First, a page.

Data Infrastructures and Digital Imagining Data Infrastructures and Energy Futures. Data Capital imaginaries

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  • Data Infrastructures and Digital Waste

    Julia Velkova University of Helsinki

    HSS Digital Transformation of State and Society in Russia 2019

  • Datafication

    The transformation of social action into online quantified data, allowing for real-time tracking and

    predictive analysis (Schoenberger and Cukier 2013).

  • Surveillance capitalism

    (Zuboff 2015)

  • • Unexciting and boring, standing ‘under’

    • We meet them through interfaces

    • ”A substrate”: something upon which something else "runs" or "operates," such as a system of railroad tracks upon which rail cars run (Star & Ruhleder, 1996)


  • • Capturing and engineering reactivity

  • - Big data refers not just collection but also the capacity of certain actors to compute data

  • 2. Data Centres:
 Emergent Infrastructures of Platform Capitalism

  • HEAT

  • Waste - a temporary state of an object

    (Michael Thompson, 1979, Rubbish theory)


    no value

    decreasing value of an


    increasing value of an



  • • Capturing and engineering reactivity

  • Praised for contributing to phasing out fossil fuels in Mäntsälä, specifically Russian gas, and contributing to the decarbonisation of Finland

  • A new conceptual object - data centers as a thermal urban infrastructures.

    What are the politics of these emergent infrastructures, and what are their implications?

  • • “'With the development of electronic information
 systems, the heavy technologies of the earlier 
 industrial period and their accompanying images of
 monumental energies gradually shifted toward the
 lighter structures of high technologies and the 
 increasingly transparent media of the computer
 screen and network interface. 
 The mastery of heat engines and electrical dynamos
 leads irreversibly to the microscopic sculpture 
 of circuits in silicon' (Clarke and Henderson, 2002, p.2).” 

    Fuels of the future: 
 information technologies

  • The post-industrial society

    Image: equinix

    As 'the fabled magic pot, information promises to proliferate 
 endlessly without cost', writes Hayles (p. 235, 2002 in Clarke & Henderson)

  • Image: KCTS/EarthFix under Creative Commons license.

    Lagos, Nigeria, 2005

  • Infrastructures and processes of thermal manipulations are more than just technical activities – they are cultural practices that enfold normative assumptions about what kinds of material transformations can and should take place in society (cf Starosielski, 2016).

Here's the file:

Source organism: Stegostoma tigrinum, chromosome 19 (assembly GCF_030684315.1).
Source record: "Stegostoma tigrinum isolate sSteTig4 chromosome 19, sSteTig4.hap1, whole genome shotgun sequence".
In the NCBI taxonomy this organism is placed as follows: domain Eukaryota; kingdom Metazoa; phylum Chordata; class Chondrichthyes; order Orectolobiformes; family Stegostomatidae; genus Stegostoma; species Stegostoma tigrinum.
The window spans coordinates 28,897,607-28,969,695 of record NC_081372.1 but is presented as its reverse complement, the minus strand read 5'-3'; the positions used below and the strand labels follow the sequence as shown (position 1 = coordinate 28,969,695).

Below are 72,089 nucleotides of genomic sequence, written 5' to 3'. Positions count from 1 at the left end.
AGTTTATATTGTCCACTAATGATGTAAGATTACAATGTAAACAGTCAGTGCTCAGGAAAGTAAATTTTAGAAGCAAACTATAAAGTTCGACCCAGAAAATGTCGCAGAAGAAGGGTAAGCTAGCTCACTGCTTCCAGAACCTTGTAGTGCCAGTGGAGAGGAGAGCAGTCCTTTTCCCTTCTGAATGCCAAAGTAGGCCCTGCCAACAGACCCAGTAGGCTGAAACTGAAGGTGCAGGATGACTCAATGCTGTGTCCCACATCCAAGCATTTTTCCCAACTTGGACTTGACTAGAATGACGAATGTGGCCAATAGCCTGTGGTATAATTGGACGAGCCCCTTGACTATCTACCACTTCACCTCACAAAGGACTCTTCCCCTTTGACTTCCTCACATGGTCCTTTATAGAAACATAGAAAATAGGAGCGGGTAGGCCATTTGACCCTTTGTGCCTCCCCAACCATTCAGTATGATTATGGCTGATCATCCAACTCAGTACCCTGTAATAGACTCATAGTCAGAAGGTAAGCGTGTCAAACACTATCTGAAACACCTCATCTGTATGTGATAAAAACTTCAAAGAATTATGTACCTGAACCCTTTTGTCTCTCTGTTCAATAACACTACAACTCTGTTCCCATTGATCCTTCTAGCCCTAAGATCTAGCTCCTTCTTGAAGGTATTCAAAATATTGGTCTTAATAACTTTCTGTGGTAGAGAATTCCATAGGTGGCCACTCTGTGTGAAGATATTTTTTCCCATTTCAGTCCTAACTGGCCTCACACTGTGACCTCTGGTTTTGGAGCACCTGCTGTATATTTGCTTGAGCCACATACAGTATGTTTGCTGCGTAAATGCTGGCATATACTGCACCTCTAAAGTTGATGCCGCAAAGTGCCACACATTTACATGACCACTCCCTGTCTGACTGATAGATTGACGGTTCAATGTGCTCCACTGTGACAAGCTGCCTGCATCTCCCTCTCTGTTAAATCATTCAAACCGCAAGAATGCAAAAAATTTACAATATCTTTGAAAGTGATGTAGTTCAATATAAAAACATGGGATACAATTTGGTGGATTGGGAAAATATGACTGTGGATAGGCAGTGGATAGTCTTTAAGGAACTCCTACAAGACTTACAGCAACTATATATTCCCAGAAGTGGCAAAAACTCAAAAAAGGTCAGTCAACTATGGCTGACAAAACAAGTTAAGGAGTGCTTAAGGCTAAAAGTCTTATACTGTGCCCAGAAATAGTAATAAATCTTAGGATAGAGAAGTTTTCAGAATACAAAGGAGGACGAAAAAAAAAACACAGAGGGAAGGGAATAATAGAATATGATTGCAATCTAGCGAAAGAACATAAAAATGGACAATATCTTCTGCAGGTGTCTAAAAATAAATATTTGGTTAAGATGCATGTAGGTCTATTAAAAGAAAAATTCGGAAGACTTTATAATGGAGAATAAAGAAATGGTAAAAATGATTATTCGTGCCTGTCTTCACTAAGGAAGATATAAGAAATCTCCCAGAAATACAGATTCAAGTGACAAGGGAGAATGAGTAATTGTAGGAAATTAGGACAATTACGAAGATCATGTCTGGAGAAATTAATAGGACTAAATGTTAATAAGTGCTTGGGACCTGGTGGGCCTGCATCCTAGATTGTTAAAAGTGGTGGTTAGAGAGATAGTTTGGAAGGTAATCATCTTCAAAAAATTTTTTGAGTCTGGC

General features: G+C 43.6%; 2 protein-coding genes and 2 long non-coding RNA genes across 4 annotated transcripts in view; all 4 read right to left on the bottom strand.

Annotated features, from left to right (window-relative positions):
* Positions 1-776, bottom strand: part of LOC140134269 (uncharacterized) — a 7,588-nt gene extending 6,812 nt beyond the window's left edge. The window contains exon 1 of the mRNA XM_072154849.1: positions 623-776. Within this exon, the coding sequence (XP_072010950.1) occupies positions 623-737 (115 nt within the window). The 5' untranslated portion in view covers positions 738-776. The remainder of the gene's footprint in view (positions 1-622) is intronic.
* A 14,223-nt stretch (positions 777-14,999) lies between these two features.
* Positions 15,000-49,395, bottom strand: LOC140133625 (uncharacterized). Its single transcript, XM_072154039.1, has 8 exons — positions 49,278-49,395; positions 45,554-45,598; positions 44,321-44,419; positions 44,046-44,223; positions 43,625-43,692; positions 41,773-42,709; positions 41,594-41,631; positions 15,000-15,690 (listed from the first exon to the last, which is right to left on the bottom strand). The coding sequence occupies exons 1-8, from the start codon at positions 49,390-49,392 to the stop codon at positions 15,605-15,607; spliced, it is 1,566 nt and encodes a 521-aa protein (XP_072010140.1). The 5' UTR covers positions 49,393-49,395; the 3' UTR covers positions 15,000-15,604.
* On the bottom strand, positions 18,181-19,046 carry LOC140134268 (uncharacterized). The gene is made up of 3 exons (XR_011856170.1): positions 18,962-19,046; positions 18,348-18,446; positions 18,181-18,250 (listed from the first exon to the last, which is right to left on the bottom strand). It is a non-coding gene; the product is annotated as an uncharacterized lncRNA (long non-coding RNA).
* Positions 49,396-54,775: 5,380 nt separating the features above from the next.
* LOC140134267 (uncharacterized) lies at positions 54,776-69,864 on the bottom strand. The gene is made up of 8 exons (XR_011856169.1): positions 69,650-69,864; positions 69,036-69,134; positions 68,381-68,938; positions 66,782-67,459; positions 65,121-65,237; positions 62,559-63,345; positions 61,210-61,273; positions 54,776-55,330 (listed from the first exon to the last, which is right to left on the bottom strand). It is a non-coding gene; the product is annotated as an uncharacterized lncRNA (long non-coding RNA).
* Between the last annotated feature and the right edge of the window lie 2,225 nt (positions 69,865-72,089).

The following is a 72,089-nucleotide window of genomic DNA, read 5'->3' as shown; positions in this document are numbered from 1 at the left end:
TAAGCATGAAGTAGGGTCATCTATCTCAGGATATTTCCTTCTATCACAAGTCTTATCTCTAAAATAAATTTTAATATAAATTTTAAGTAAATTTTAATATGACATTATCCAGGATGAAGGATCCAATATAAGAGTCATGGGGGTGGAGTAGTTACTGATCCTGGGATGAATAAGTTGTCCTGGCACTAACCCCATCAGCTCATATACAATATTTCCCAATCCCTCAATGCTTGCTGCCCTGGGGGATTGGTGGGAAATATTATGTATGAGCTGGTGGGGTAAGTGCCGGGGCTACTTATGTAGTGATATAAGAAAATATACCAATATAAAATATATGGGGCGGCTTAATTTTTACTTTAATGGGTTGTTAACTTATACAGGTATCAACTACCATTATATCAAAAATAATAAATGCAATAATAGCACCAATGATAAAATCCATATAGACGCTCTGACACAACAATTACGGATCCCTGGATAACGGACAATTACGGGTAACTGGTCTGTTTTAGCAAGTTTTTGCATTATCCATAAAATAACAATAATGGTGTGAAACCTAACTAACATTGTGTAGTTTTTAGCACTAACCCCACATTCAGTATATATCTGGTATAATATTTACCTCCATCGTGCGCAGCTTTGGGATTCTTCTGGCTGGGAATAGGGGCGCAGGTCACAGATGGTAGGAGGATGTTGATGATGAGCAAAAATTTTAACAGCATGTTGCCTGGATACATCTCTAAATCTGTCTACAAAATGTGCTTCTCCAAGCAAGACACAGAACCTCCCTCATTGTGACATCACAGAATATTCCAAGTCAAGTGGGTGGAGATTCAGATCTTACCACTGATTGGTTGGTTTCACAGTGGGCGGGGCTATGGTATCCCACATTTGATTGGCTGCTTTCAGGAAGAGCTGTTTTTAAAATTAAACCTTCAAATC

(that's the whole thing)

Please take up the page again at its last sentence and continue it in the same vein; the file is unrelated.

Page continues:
• Imagining Data Infrastructures and Energy Futures

  • Data Capital imaginaries

    Yandex data centre in Mänstälä - an economic and logistical solution

  • Energy imaginaries

    ‘ I feel... Do I believe you more than this one? ... this is completely new situation to energy companies... We had a district heating network, everybody was forced to join as a customer. All of a sudden now, all the people making different laws, the decisions on how… what kind of energy they want to use and so on and so on… it has completely changed the situation’,

  • Energy imaginaries

  • Local future imaginaries: from non-place to an infrastructural node

  • Dirty gas, clean data

  • • “a fuel of the future that, similarly to electricity,
 “would ‘make the work conditions more hygienic; 
 it will spare millions of workers from smoke, heat 
 and dirt’. (Lenin in Högselius, p.14)

    Dirty gas, clean data

  • Clean Diesel

  • Clean = Modern, and with standards (Unlike factory a, b, or c)

    Photo: employee

 'it is not scarcity and market

    relations that are transformed, but the subjects who are

    constrained and defined by how they participate in them' (Hayles, p. 234).

    But, why does data need to be clean?

  • Reconfiguring temporalities of energy and data

  • Reconfiguring temporalities of energy and data

  • Reconfiguring temporalities of energy and data

    “Our Finnish data centre grows much slower than it could. We have already built new data centres in Russia, and we have doubled the capacities there. But not in Finland. It became twice as expensive for us. This happened in the middle of the project. The economics of it with the current

    exchange rate is hard to make it go around, it is less competitive as compared to our Russian facilities. Basically, it became much cheaper for us to have the data centres in

    Russia than in Finland”. Yandex Infrastructure Manager

  • Russian Cloud Infrastructures and Thermopolitics of Data

  • 1. Ethics of differentiation and economic power

    2. Regulation of data excess as energy

    3. The digital economy has an energy-intense infrastructure and politics which can not be separated